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A tentative step forward


MAKING A CONNECTION Junior Infants teacher Sarah Callaghan talking with new pupil Ciya Eldhose. Pic: Michael Mc Laughlin

Schools across Mayo reopen successfully after five months

Edwin McGreal

Mayo took a tentative step forward in the fight against Covid-19 with the reopening of national schools, secondary schools and preschools this week.
The school buildings have been closed to the county’s children since March and this week children, parents and teaching staff are adjusting to schooldays in the new normal.
So whether that’s wearing of face masks or visors by staff, children remaining in their ‘pods’, regular use of hand sanitiser and ensuring drop-offs and pick-ups are as safe as possible, the new academic year has started like no other.  
In Mayo’s largest national school, St Joseph’s NS in Ballinrobe, 456 children, 26 teachers and eight special needs assistants are back in school this week and happy to be back.
“We were a bit nervous but really excited about getting the children back into school, where they should be, and getting ourselves back into school, where we should be,” said school principal Dymphna Culhane.
Deputy principal Catriona Canney said it is about living with the disease.
“When we left the school in mid-March we repeatedly said to each other, every time we met, ‘We need to get the schools open’. We worked hard together to get to where we are today.
“We need to move forward, we need to live with this disease. Yes, it’s a very serious disease but I feel that we will manage it better in schools,” she said.
The kids themselves were delighted to be back, Ms Culhane said, after a longer summer holiday than anyone could have imagined at the start of 2020.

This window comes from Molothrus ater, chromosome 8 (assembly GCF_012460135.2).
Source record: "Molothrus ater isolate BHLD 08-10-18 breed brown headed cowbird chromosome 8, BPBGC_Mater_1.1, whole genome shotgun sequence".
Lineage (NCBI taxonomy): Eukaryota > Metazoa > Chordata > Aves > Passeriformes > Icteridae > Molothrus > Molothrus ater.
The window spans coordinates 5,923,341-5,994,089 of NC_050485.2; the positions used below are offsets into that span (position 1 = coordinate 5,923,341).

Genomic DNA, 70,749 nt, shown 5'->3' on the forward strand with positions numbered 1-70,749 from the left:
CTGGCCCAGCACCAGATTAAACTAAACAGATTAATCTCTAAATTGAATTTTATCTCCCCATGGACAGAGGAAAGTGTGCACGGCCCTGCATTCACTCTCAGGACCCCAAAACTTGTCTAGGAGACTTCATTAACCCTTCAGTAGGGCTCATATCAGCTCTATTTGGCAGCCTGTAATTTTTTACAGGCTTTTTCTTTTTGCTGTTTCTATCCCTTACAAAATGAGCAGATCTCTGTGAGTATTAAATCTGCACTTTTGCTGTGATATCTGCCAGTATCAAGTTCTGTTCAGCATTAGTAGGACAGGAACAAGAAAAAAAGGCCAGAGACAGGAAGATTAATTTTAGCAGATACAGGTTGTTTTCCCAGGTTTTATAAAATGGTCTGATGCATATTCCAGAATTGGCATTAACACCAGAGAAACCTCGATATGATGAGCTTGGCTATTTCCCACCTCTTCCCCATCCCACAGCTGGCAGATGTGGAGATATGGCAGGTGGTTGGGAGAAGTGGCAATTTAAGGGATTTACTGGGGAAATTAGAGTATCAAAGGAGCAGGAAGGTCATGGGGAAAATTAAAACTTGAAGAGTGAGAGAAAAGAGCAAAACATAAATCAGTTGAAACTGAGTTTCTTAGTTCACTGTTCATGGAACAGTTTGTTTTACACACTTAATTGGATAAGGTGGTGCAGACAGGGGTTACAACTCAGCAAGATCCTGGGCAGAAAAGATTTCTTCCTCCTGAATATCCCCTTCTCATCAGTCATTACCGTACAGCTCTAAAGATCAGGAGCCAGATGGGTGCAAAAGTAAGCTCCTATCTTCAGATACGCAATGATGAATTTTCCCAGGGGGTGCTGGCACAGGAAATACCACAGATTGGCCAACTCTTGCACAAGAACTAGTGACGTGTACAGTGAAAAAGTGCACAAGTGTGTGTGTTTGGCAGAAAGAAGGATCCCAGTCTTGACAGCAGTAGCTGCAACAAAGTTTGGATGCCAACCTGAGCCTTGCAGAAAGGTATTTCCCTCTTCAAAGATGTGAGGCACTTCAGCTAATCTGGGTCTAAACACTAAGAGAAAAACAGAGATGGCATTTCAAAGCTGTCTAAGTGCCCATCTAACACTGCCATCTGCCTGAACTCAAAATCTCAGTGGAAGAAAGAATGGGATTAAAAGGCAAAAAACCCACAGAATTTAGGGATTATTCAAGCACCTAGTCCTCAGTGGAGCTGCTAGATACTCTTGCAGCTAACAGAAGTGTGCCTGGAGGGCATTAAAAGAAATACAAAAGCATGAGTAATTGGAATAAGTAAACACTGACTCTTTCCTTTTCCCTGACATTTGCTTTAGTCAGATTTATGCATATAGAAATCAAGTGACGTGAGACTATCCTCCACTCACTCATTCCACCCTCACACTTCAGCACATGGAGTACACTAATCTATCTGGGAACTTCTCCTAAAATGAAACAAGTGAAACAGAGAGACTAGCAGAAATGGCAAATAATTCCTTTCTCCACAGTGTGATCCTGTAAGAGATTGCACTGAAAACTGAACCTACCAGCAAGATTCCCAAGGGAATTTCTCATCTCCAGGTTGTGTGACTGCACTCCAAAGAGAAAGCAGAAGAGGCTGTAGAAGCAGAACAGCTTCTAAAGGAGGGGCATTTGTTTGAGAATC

“They seemed really excited to be here,” she said. “We visited the classrooms this morning (last Thursday) and there was a real air of happiness and excitement among the kids. There was a great buzz in classrooms. Children are very adaptable, they just get on with it. They were all so happy to be out in the yard as well during their break. It’s very structured but there’s great freedom within the structure.”

Secondary School
In Ballina, over 500 girls will start their school year in St Mary’s Secondary School this week. “It’s going to be different for everyone,” school principal Robert O’Reilly told The Mayo News this week. “We have had a lot of staff coming in over the last few weeks and it’s a bit of a shock when they see how the tables are spread out and the reality kind of bites to them as to how completely different it is.
“The students won’t be moving around anymore, it’s a big thing for staff to give up their rooms they they’ve worked so hard to decorate. There’s years of resources in those rooms and it wasn’t easy clearing everything out except the table and chairs to maximise space.”
In Ballyglass, the local community childcare facility is reopening to small children who will be more oblivious than most to the new requirements.
Staff there are doing what they can to ensure public health guidance is followed while maintaining as enjoyable an atmosphere as possible.
The reality of life with Covid-19 is demonstrated by the repurposing of the sensory room in the facility into an isolation room for any child who shows Covid-19 symptoms.
“If a child has any symptoms of Covid the manager will remove the child from the pod and into the Covid room and the parent will be asked to come and take the child home,” said pre-school leader Derbhla McHale. “If it was the case that the child had a positive result, we’re told to contact the HSE who will give us further advice.
“A temperature would be a big thing [for parents to watch]. They’re asked to take their temperature in the morning before they drop the child in and to keep the child at home if there temperature is up,” she adds.
On the national front, the Health Protection Surveillance Centre (HSPC) announced 53 cases yesterday (Monday) evening, as of midnight on Sunday. The previous day the HSPC announced there were 40 cases up to the previous midnight.
These were the lowest numbers recorded since August 12 when 40 cases were announced.
At local level, there have been a total of 588 in Mayo as of midnight on Sunday. Crucially, this means there have been just 16 cases since July 1, when the easing of travel restrictions were announced.  
So while there is cause for optimism in the numbers at national and local level, everyone will be watching tentatively to see what impact the reopening of schools has in the case numbers in the coming weeks.